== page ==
Visual C++ Tools for Windows 10 Technical Preview

Earlier this week we announced the availability of the first preview of the Visual Studio 2015 tools for building Windows 10 applications. C++ continues to be an important language for building Windows apps and in this blog post, we want to highlight some C++ specific functionality for Windows 10 app development.

Windows universal apps

You will find some new C++ project templates which can be used to get started with creating Windows universal apps:

API Contracts

Windows 10 tools allow you to create universal apps through the usage of API contracts (described here). This enables you to start checking, at runtime, if a Windows feature is available on the device before you call a related API, as in the code example below:

Functionality for API contracts has been enabled in both the C++ compiler and the build system.

C++ Runtime Dependencies for Universal Apps

Just like existing Windows Store apps, Windows 10 universal apps written using C++ will also rely on the concept of framework packages to satisfy their runtime dependency on C++ Libraries. As of this preview release however, we have provided a makeshift mechanism through which the requisite C++ Runtime DLLs are copied directly into the app packages and are deployed along with the app. This is only a temporary workaround and we will revert to using framework packages in future.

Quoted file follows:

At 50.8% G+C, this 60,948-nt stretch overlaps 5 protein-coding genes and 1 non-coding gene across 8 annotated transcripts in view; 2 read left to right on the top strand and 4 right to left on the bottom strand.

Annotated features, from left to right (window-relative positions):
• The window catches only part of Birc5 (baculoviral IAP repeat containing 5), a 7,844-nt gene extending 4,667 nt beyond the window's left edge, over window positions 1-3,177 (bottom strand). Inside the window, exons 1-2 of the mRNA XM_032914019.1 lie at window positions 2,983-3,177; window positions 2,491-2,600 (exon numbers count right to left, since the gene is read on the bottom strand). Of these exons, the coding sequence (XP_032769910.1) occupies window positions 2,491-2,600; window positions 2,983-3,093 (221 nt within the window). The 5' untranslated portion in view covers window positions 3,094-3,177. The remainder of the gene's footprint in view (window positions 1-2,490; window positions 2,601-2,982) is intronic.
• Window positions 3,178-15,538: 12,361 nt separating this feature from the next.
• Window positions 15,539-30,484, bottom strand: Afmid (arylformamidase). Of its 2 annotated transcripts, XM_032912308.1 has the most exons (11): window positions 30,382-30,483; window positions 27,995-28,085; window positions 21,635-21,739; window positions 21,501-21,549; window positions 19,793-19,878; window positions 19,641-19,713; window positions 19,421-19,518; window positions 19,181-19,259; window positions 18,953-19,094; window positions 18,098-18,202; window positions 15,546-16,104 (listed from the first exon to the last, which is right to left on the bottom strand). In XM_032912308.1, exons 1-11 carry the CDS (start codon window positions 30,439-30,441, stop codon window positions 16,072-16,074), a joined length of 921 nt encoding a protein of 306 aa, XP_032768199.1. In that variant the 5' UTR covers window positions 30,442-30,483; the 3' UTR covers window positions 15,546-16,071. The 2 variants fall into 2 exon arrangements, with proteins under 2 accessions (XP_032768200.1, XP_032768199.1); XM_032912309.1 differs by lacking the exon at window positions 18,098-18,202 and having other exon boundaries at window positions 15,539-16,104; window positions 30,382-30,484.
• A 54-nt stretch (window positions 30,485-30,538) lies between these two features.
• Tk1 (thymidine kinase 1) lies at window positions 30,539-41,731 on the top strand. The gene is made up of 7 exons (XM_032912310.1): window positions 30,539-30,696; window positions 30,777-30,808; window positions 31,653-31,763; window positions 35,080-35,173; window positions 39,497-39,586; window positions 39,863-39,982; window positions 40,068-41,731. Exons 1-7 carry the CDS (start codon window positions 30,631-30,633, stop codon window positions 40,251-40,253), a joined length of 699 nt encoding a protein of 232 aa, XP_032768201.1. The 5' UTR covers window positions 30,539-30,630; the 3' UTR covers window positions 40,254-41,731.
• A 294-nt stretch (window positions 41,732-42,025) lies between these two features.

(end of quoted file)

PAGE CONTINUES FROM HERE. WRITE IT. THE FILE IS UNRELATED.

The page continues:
Do note that the work that we have done for the Universal CRT, also benefits universal apps. Since these apps are built using the VC++ 2015 toolset, they will now rely on Universal CRT and will always find it in the Windows 10 operating system itself.

Windows SDK(s)

Some of you might have already installed Visual Studio 2015 CTP6 prior to the above announcement. If you haven’t yet installed the Windows 10 tools, then any Windows Desktop C++ app project (MFC, Win32, Console etc.) will build using the Windows 8.1 SDK which is a part of VS2015 CTP6 and can be found under this location:

{Program Files (x86)}\Windows Kits\8.1

However, when you additionally install the Tools for Windows 10 Technical Preview, it comes with the new Windows 10 SDK (Preview) found under:

{Program Files (x86)}\Windows Kits\10

Windows 10 SDK provides a number of new API, several of which are available even outside the context of Universal apps i.e. even Desktop apps can use them. Therefore in order to facilitate easy experimentation with Windows 10 SDK, we have changed the behavior of VS2015 CTP6 to switch to using the Windows 10 SDK for all Windows Desktop app projects (MFC, Win32, Console etc.). This switching happens only if the Windows 10 SDK is installed, otherwise it defaults to using the Windows 8.1 SDK.

This is just a brief introduction to some of the changes we are making for Universal app development experience for C++. Over the next few months we will be talking more about some C++ specific work we have done and are planning to do in this area. We hope you will try these tools out and let us know if you have any feedback or questions.